If you are younger than full retirement age, remember annual earnings test limits.

Your new earnings would have to be better than the ones already used to compute your retirement amount to increase your monthly retirement amount. While possible, it is doubtful that a few months of part-time work will change your monthly retirement amount since the best 35 years of your working career are used.  

Benefit amounts of everyone receiving Social Security benefits are automatically reviewed when new earnings are posted to their work record even when low earnings are involved. Due to this, your retirement amount will be automatically reviewed once these 2015 earnings appear on your work record. 

Since you worked full-time all of 2014, it is much more likely that your 2014 earnings will increase your retirement amount when automatically reviewed. 

Employers report your earnings to the Social Security Administration as part of the W-2 process. Different employer deadlines apply based on how reporting is completed. Employers have a March 31 deadline if electronically reporting 2014 W-2 information using Social Security Business Services Online (BSO). If reporting by paper, the deadline is the last day of February.

However reported, national posting of all wage information is usually complete in approximately October, with automatic reviews of benefit amounts starting once wage posting is complete. If 2014 earnings increase retirement benefits, you will receive the increase in approximately December 2015, with payment retroactive to January 2015. 

 

Annual SSA disability report released

The Annual Statistical Report on the Social Security Disability Insurance Program, 2013 was released this week.

This annual report provides program and demographic information about the people who receive Social Security disability benefits—disabled workers, disabled widow(er)s, and disabled adult children. Topics covered include beneficiaries in current payment status; benefits awarded, withheld, and terminated; geographic distributions; Social Security beneficiaries who receive Supplemental Security Income; and the income of disabled beneficiaries.

Following is from the Highlights section of the report:

Size and Scope of the Social Security Disability Program

Disability benefits were paid to just over 10.2 million people.

Awards to disabled workers (868,965) accounted for over 90 percent of awards to all disabled beneficiaries (965,190).

In December, payments to disabled beneficiaries totaled about $11.2 billion.

Benefits were terminated for 769,171 disabled workers.

Supplemental Security Income payments were another source of income for about one out of seven disabled beneficiaries.  (Note: not everyone receives Social Security through his or her own work.  For example, family benefits to disabled children or disabled widows or widowers are possible.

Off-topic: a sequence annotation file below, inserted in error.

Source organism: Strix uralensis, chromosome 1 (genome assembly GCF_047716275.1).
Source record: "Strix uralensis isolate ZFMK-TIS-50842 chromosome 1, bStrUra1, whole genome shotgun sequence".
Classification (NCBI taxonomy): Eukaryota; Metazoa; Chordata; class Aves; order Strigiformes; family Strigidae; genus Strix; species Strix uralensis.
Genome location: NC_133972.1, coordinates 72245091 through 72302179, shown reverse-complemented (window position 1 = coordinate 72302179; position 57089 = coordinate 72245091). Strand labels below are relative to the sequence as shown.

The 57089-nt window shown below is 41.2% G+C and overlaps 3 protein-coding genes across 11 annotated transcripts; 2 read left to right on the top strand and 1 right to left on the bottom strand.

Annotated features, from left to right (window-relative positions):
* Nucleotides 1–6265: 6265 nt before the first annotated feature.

Profile of Disabled-Worker Beneficiaries

Workers accounted for the largest share of disabled beneficiaries (87.4 percent).

Average age was 53.

Men represented under 52 percent.

Mental disorders was the diagnosis for about a third.

Average monthly benefit received was $1,146.42.

Supplemental Security Income (SSI) payments were another source of income for about one out of eight.  

Spousal benefits – file and suspend

Q: My wife’s Social Security retirement will be much more than mine. If I start my own Social Security retirement before she starts hers, can I apply later as a husband on her record once she retires and applies for benefits?  

A: Yes, a husband or wife can start their own SSA retirement first and then look into spousal benefits when their wife or husband retires.  

Social Security benefits to a husband or wife are based on a comparison of the couples individual full retirement age (FRA) amounts, not their monthly retirement amounts. To learn about benefits to a husband or wife, including to a divorced spouse, go to the Retirement Planner section of the SSA website at www.socialsecurity.gov/retire2/, and then to “how members of your family may qualify for benefits.”  

Age when starting Social Security is important. If younger than full retirement age (FRA) when filing for retirement, a person is considered to also be applying as wife or husband at the same time, assuming both members of the couple will then be receiving benefits. Her or his own retirement amount, reduced for age, is received first. If spousal benefits are payable they, also reduced for age, are added to equal the higher total amount.